Skip to main content
California Adventures

Siskiyou Wilderness: Wild and *Very* Remote

How Remote Can We Go?

To get to the Siskiyou Wilderness, we depart Redding, California, on a mid-afternoon day. We planned to drive to the Elbow Springs Trailhead and then camp for the night. This way, we would awake at our initial destination, ready for sunrise and beautiful views.

We double-check our camping equipment and day hike materials. For camping:

  • Tent
  • Sleeping Bag
  • Sleeping Pad
  • Flashlight
  • Warm Clothing (long johns, fleece, puffy, wool socks)
  • Extra water and snacks

The day-hike up to Bear Peak (our destination) has a couple of unknowns. For one, we can’t be completely sure how much snowpack is left on the mountain. Up until this early April day, the winter and spring have been mild. We consistently checked the USFS Snowpack Map during the week, and snowpack is being reported as well-below average, so our chances at less snow are more likely.

Because of this uncertainty, we make sure to bring our snowshoes and some winter clothing. For a full list of day hike essentials:

  • Daypack (15-30 liters)
  • Water Reservoir/Bottles
  • Hiking Clothes: Pant, Polyester Shirt, Rain Jacket, Fleece Sweater, Hiking Socks, and Hat.
  • Hiking Shoes
  • GPS and/or SPOT device
  • SunGlasses
  • Sunscreen
  • Hiking Poles (optional, but recommended!)
  • Meals and Snacks for the summit and along the way
  • Flashlight (with extra batteries)
  • Knife
  • Backpacking First Aid Kit

The drive starts north on Interstate 5, the classic scenic byway through the heart of the California Adventure District. Within one hour, we journey through the forest, past the majestic Mount Shasta, and enter the high desert. This classic road trip is nothing short of breathtaking and helps make the long drive an experience in itself.

The California Adventure District features some of the most rugged and remote national forests in the western United States. In the wilderness-designated areas, where motorized vehicles and highways are prohibited, adventurers can hike and backpack for hundreds of miles through old-growth forests, alpine lakes, and extensive mountain terrain.

Pristine rivers and forests have stood the test of time through histories of gold mining, logging, and other human use. Where these remnants remain, are the network of forest service roads that zigzag along river canyons and up into the mountains.

These roads, in many ways, are gateways to special places. They provide access to old lookout towers, scenic river gorges, and mountain passes.

On the CAD Crew’s latest adventure, we find ourselves taking one of these remote mountain roads up to Elbow Springs Trailhead. This trailhead and spring provide easy access to Bear Peak, a prominent summit in the Siskiyou Wilderness.

This will be the focus of an ‘off-the-beaten-path day hike: highlighting where Elbow Springs is, how to get there, what to bring, and the incredible views that await in the Siskiyou Mountains.

Join us on our objective to Bear Peak. With a roundtrip mileage of 6.3 miles and an elevation gain of 941 feet, this hike is built for explorers of all ages.

General Stats:

  • Trailhead Elevation: 4,774 ft (1,455 m)
  • Summit Elevation: 5,715 ft (1,742 m)
  • Elevation Gain: 941 ft (287 m)
  • Trail Type: Out-and-Back
  • Distance: 6.3 miles (10.1 km)
  • Difficulty: Beginner

Mount Shasta’s prominence is obvious for a large portion of Interstate 5, from Redding to the HWY 96 turnoff. The terrain goes from pine forest, high-desert chaparral, to lush river canyons.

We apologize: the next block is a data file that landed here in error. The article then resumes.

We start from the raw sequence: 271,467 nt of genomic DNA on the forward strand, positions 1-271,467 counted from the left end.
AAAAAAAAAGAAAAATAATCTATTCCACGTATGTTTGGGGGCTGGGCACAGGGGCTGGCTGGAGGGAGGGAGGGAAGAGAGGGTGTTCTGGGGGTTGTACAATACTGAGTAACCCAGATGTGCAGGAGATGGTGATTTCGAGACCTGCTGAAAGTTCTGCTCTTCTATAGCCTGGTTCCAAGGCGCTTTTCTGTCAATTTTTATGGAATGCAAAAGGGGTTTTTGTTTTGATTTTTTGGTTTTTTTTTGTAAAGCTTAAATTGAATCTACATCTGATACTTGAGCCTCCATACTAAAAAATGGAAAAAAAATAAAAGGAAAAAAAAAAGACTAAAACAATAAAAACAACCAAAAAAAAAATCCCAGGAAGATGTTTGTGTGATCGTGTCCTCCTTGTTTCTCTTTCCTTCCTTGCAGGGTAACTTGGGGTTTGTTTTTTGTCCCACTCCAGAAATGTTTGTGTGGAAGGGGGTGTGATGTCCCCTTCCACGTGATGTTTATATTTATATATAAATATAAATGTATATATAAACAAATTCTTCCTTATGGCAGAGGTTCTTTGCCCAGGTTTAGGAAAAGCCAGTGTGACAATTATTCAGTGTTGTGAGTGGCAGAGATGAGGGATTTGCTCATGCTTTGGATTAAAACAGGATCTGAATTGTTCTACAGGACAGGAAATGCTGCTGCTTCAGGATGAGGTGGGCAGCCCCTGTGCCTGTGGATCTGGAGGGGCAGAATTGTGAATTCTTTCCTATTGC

At Yreka, the county seat of Siskiyou County, we stop for dinner. Etna Brewery’s Taphouse is a great local eatery in the heart of Yreka’s historic district. I always opt for the classic American fare of a veggie burger, fries, and beer — to prepare for tomorrow’s adventure.

Once again, we are on the road into new terrain. At the HWY 96 turnoff, we meet up with the Klamath River and follow the Bigfoot Scenic Byway. The corridor through this river valley is a beautiful stretch, with plenty of character. Along the way, we witness rural life deep in the Klamath Mountains. Small farms and homesteads make their home along the Klamath River. This culture feels both quaint and rugged — owing to a different set of systems and values.

The Klamath River is a majestic river that flows along with the majority of HWY 96. This is otherwise known as Bigfoot Country, and it represents the best qualities of wild and scenic.

We pass Seiad Valley, most known as a Pacific Crest Trail resting point. Additionally, Happy Camp is another small town on the banks of the Klamath.

At Clear Creek, an unincorporated town south of Happy Camp, we turn right on Forest Service Road 15N19. This road starts as a paved road and immediately gains elevation out of the river valley corridor.

  • Remember to use a GPS here. I typically use downloaded Google Maps, with ‘Elbow Springs Trailhead’ punched in as the destination. This way, the turn-on Forest Service Rd 15N19 won’t be missed!

Quickly, we find ourselves meandering through dense forest terrain. Judging by the ruggedness, I am surprised that this road is so well-maintained. Considering the logging operations that still go on, it seems doubly effective as an industry and a place for accessing recreation.

After 7 or so miles, at a straight junction, the road transitions to ‘unmaintained’ dirt. This last 4-mile section pushes through a fork in the road. A right turn up to a Klamath National Forest sign (Elbow Springs) and picnic area is the end of the road. A left turn would presumably head to other parts of the national forest.

The trailhead heads to the right of this fork in the road. There are no indicators telling you the trail is here, but a GPS and some exploration will head you in the right direction. The keyword here is REMOTE!

This picnic area is a great place to camp, with plenty of flat ground as well as unimpeded views of the Siskiyou Mountain’s Oregon-California border to the north.

We camp here for the night and enjoy conversation around the fire (still possible in early spring!). Judging by the forests here, it’s obvious how much fire has changed this landscape. There are deadfalls everywhere and whole gulches were burned. Although some might say this aspect of nature looks ‘ugly,’ it remains a healthy part of ecosystem structure.

This picnic area is a great place to relax, camp, and have a fire. Just make sure to watch out for fire regulations in the summer and fall!